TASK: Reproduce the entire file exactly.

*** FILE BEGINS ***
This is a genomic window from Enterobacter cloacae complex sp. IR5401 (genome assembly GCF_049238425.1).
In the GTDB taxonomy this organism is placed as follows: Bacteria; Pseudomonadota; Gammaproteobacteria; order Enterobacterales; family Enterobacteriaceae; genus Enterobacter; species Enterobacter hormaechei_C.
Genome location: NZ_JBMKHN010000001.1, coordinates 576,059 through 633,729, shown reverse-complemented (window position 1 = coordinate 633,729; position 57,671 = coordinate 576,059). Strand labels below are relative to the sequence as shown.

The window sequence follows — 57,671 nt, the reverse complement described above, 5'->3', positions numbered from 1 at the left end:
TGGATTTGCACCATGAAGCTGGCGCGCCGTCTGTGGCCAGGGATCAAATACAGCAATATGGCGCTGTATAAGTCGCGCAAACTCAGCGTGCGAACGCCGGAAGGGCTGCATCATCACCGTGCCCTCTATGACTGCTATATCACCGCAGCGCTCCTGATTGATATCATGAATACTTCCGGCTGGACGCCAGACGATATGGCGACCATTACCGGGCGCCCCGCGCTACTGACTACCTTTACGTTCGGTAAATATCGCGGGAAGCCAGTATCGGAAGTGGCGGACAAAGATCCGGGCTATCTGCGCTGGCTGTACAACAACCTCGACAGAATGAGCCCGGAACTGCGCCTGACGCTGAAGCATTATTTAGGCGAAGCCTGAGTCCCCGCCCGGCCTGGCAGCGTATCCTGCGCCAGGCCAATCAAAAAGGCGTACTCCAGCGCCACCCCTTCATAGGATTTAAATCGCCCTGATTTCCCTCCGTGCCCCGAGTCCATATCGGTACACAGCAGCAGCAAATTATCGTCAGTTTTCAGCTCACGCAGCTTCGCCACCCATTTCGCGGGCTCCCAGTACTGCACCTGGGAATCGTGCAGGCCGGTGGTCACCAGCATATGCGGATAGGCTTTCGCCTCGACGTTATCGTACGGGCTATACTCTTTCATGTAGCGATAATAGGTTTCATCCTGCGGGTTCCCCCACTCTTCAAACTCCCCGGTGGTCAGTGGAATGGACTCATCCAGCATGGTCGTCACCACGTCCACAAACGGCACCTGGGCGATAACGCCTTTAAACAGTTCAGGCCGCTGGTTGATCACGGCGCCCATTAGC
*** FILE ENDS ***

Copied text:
This is a genomic window from Enterobacter cloacae complex sp. IR5401 (genome assembly GCF_049238425.1).
In the GTDB taxonomy this organism is placed as follows: Bacteria; Pseudomonadota; Gammaproteobacteria; order Enterobacterales; family Enterobacteriaceae; genus Enterobacter; species Enterobacter hormaechei_C.
Genome location: NZ_JBMKHN010000001.1, coordinates 576,059 through 633,729, shown reverse-complemented (window position 1 = coordinate 633,729; position 57,671 = coordinate 576,059). Strand labels below are relative to the sequence as shown.

The window sequence follows — 57,671 nt, the reverse complement described above, 5'->3', positions numbered from 1 at the left end:
TGGATTTGCACCATGAAGCTGGCGCGCCGTCTGTGGCCAGGGATCAAATACAGCAATATGGCGCTGTATAAGTCGCGCAAACTCAGCGTGCGAACGCCGGAAGGGCTGCATCATCACCGTGCCCTCTATGACTGCTATATCACCGCAGCGCTCCTGATTGATATCATGAATACTTCCGGCTGGACGCCAGACGATATGGCGACCATTACCGGGCGCCCCGCGCTACTGACTACCTTTACGTTCGGTAAATATCGCGGGAAGCCAGTATCGGAAGTGGCGGACAAAGATCCGGGCTATCTGCGCTGGCTGTACAACAACCTCGACAGAATGAGCCCGGAACTGCGCCTGACGCTGAAGCATTATTTAGGCGAAGCCTGAGTCCCCGCCCGGCCTGGCAGCGTATCCTGCGCCAGGCCAATCAAAAAGGCGTACTCCAGCGCCACCCCTTCATAGGATTTAAATCGCCCTGATTTCCCTCCGTGCCCCGAGTCCATATCGGTACACAGCAGCAGCAAATTATCGTCAGTTTTCAGCTCACGCAGCTTCGCCACCCATTTCGCGGGCTCCCAGTACTGCACCTGGGAATCGTGCAGGCCGGTGGTCACCAGCATATGCGGATAGGCTTTCGCCTCGACGTTATCGTACGGGCTATACTCTTTCATGTAGCGATAATAGGTTTCATCCTGCGGGTTCCCCCACTCTTCAAACTCCCCGGTGGTCAGTGGAATGGACTCATCCAGCATGGTCGTCACCACGTCCACAAACGGCACCTGGGCGATAACGCCTTTAAACAGTTCAGGCCGCTGGTTGATCACGGCGCCCATTAGC